Ruaidhri O'Connor's Six Nations awards: Marvel O'Connell rolls back the years
IT WAS a Six Nations finale we'll never forget, but with the Champions Cup quarter-finals just 11 days away, the world of rugby will move on quite quickly,
Yesterday, the Six Nations issued their nominees for their player of the tournament and three Irish players made the cut, with fans being able to vote for Paul O'Connell, Robbie Henshaw and Conor Murray who face competition from the likes of Dan Biggar, Alun-Wyn Jones and Jonathan Joseph for the prize.
The tournament began with an epic slugfest between Wales and England in Cardiff and while the other teams failed to match that level at times, Ireland's journey towards first Grand Slam disappointment and then title glory was one to remember.
The turgid nature of the rugby brought criticism from around the world before Saturday's explosion of colour, while the spectre of concussion loomed over the event from first game to last.
Soon, it will be time look towards the World Cup and dream of Ireland reaching the latter stages for the first time, something this team are more than capable of, but first it is the moment to reflect on the last eight weeks and the wonder of last Saturday while handing out some imaginary gongs in the process.
Despite his advancing years, the Ireland captain played every minute of every game and got better by the week.
Had he not finished on the losing side of that epic encounter in Cardiff, then he'd have won the man of the match and only Sean O'Brien's brilliance in Edinburgh denied him the prize on Saturday.
That his ball-carrying effectiveness increased by the week should be encouraging for the World Cup too, while his presence and leadership add huge value.
For some reason people seem intent on retiring the legendary Munster second-row when they should be begging for him to carry on.
England 55 France 35
On a day when rugby went mad, the sight of England and France slugging it out for 80-plus minutes at the end of eight weeks of action was surreal, yet magnificent.
The French came off the pitch talking about the heart they'd shown despite conceding more than a half-century of points, while England threw everything at chasing the total Ireland had set them, but were left to regret their poor discipline, open defence and a second-half lineout collapse.
Played at 100mph from the beginning to the end, it will go down as one of the great Test matches.
Wales holding out Irish assault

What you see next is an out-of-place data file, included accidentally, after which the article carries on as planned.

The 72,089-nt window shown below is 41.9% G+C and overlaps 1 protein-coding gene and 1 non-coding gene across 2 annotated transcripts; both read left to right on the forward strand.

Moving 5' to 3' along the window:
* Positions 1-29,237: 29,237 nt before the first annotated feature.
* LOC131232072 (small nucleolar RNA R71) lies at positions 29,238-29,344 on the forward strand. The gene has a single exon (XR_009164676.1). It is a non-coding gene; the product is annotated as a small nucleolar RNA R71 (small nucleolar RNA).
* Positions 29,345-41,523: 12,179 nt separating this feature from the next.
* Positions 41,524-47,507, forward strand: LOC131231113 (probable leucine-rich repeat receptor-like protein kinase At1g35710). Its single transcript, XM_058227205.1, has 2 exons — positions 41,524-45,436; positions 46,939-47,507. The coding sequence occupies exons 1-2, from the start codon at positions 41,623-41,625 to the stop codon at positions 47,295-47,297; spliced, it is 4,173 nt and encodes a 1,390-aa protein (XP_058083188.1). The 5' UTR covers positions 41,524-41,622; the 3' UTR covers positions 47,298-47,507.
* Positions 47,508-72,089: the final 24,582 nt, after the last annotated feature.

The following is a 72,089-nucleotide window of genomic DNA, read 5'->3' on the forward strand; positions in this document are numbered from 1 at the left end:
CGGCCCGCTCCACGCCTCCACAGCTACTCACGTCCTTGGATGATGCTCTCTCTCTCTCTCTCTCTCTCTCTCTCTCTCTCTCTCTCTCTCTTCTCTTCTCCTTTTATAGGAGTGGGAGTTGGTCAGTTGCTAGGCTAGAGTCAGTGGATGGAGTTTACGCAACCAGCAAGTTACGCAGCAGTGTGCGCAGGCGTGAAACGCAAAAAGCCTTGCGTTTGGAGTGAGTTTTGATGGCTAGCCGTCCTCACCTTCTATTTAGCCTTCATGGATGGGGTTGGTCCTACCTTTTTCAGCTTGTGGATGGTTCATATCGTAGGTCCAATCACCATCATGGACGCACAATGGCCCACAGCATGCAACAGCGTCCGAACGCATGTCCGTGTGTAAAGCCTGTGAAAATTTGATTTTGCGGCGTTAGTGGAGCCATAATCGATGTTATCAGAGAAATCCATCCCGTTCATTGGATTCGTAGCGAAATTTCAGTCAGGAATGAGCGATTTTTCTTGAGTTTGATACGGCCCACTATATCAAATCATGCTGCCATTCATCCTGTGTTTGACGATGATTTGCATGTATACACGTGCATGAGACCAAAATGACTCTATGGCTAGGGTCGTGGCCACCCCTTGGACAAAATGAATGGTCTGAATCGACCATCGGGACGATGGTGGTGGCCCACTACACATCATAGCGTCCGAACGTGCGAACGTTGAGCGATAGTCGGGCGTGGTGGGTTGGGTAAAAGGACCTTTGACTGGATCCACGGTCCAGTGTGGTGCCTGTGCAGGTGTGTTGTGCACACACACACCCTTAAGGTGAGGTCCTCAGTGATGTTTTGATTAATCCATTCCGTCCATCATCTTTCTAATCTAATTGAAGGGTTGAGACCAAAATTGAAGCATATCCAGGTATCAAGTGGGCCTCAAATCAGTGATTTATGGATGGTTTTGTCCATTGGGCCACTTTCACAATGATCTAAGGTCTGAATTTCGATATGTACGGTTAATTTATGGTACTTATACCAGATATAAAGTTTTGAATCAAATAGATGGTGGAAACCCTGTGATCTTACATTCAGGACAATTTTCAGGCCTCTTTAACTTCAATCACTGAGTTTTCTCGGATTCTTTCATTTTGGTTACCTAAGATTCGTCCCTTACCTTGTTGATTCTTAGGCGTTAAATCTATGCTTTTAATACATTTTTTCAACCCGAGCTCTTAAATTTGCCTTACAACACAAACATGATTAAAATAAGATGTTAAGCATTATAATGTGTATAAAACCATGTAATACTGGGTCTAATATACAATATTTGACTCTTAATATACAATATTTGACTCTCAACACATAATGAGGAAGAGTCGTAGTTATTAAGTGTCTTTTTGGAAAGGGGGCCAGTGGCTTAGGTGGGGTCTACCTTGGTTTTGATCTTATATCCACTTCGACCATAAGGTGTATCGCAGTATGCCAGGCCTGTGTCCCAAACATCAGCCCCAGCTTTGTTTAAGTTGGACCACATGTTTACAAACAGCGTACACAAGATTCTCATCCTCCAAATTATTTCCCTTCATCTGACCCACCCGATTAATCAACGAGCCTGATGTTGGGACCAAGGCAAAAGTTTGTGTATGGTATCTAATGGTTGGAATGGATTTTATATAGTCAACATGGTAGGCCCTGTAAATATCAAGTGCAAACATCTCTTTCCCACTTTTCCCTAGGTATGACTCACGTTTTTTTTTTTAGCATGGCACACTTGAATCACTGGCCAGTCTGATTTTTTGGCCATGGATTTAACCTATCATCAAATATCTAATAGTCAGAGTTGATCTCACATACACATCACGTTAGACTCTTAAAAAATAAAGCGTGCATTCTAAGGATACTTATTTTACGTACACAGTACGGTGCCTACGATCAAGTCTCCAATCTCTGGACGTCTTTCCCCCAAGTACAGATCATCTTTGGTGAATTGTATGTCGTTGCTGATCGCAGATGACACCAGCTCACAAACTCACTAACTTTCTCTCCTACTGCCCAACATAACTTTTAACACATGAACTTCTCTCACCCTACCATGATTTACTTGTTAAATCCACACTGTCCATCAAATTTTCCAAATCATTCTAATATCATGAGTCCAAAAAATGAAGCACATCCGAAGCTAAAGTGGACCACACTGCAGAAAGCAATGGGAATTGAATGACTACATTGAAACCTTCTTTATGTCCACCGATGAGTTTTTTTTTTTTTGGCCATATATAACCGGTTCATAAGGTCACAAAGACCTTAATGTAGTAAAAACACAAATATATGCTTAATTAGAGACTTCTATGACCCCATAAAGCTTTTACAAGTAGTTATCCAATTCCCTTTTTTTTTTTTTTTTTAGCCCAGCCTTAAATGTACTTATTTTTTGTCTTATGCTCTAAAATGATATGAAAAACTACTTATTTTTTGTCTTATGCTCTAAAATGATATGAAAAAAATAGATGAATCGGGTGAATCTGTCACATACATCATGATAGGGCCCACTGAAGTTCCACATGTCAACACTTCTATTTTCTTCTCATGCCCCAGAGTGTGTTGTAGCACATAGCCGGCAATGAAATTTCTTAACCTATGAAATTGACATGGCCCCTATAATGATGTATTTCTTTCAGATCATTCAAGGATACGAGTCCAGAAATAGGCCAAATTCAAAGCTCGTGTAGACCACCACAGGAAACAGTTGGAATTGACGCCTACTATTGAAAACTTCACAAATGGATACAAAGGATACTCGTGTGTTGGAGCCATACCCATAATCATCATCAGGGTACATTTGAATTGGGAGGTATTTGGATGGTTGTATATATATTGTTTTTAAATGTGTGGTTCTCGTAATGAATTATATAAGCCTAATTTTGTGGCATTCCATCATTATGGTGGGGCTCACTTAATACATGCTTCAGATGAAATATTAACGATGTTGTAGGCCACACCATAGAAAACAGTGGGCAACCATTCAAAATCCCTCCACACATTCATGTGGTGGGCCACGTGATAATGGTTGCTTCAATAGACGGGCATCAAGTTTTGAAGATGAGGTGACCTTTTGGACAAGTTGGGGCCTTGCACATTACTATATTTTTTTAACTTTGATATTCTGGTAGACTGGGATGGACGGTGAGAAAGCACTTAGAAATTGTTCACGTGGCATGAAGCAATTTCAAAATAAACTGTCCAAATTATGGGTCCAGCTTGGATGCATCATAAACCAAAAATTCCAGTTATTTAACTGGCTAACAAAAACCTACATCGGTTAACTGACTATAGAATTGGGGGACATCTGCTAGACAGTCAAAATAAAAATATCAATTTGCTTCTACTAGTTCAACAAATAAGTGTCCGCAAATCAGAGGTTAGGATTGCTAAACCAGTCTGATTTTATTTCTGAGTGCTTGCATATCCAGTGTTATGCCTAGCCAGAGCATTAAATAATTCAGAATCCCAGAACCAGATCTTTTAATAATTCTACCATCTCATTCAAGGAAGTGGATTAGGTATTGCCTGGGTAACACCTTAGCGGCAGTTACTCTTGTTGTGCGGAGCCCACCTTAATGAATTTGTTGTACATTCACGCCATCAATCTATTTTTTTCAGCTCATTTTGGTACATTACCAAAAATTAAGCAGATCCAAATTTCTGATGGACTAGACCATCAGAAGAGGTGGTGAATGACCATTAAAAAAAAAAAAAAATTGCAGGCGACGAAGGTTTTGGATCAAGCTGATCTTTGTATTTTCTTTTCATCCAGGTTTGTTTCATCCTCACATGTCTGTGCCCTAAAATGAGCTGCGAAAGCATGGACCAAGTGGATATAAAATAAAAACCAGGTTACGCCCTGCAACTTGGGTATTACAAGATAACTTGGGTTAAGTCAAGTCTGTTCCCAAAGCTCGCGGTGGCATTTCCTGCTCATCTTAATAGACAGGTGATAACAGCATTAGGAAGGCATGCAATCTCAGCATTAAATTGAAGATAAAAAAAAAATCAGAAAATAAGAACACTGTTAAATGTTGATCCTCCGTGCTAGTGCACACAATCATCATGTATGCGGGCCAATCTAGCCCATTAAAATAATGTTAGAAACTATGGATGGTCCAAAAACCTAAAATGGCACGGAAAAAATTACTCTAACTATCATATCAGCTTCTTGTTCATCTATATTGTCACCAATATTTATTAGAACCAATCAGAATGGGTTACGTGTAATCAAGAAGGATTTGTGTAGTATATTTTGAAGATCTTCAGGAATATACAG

The final day obscures much of what went before, but the Welsh defensive effort in repelling Ireland's attack during a second-half spell in the Millennium Stadium was a sight no one who saw it will ever forget.
The roar that greeted Johnny Sexton going off his feet after more than 50 phases was incredible.
Tackle of the tournament
Jamie Roberts on Tommy Bowe
Jamie Heaslip might be a tad unlucky after Saturday, but Roberts' effort to deny Bowe in Cardiff was incredible.
The Racing Metro centre had bought Ireland's decoy run, but managed to re-adjust his feet quickly and snag the Lions winger who was clear through for a try that would have changed the course of the competition.
What might have been
Ireland's lost Slam
No one is talking about it now, but this Irish team felt they were capable of winning a Grand Slam. Although the events of last Saturday have helped ease their pain and erase the memory of Cardiff, they were a few decisions and a slow start away from an even better achievement.
Robbie Henshaw gets the Irish award, but on a tournament scale the hot-stepping Bath centre made a remarkable entry to the tournament, finishing as the Six Nations top try scorer at the first attempt.
Before the rest of the teams caught the bug, England were the best attacking force thanks largely to their impressive new face.
Play of the tournament
Robbie Henshaw try v England
Sure, there were lots to choose from last Saturday but Henshaw takes the gong for his brilliant try against England.
Calling Conor Murray's attention to the possibility of a chip over the top, he had it all to do as he contested with Alex Goode, but physically dominated the full-back, before showing intelligence and skill to ground the ball.
Must do better
Ireland's lineout/Wayne Barnes
With the collective motoring so well, there were few individuals who let themselves down but Ireland won't be happy with the way their lineout accuracy fell away towards the end of the tournament. Simon Easterby and Paul O'Connell won't be happy that theirs was the least effective lineout in the tournament and surgery may be needed before the World Cup. Honorary mention for ref Wayne Barnes who awards far more penalties than any of his peers and is a negative influence on the matches he's in charge of.
Despite being so long out of the game, the Leinster winger proved that his class is permanent on Saturday with a performance that showed bags of potential ahead of a World Cup in which, fitness permitting, he'll have a major role.
The Ireland supremo's winning record speaks for itself and his team's ability to adapt to each and every occasion makes them the hardest to beat out there. Wales needed an era-best performance to beat them by seven.
Ireland fitness coach Cowman is relatively unknown beyond Carton House, but the Dubliner is held in high regard and we saw why as Joe Schmidt was able to make minimal changes to his team and Ireland suffered no injuries in the last two games.
World Cup prospects
Ireland, England and Wales can all look forward with real optimism, with Schmidt's side facing the more favourable draw. Ireland's pool rivals France and Italy are in varying levels of disarray which will provide some reasons for optimism.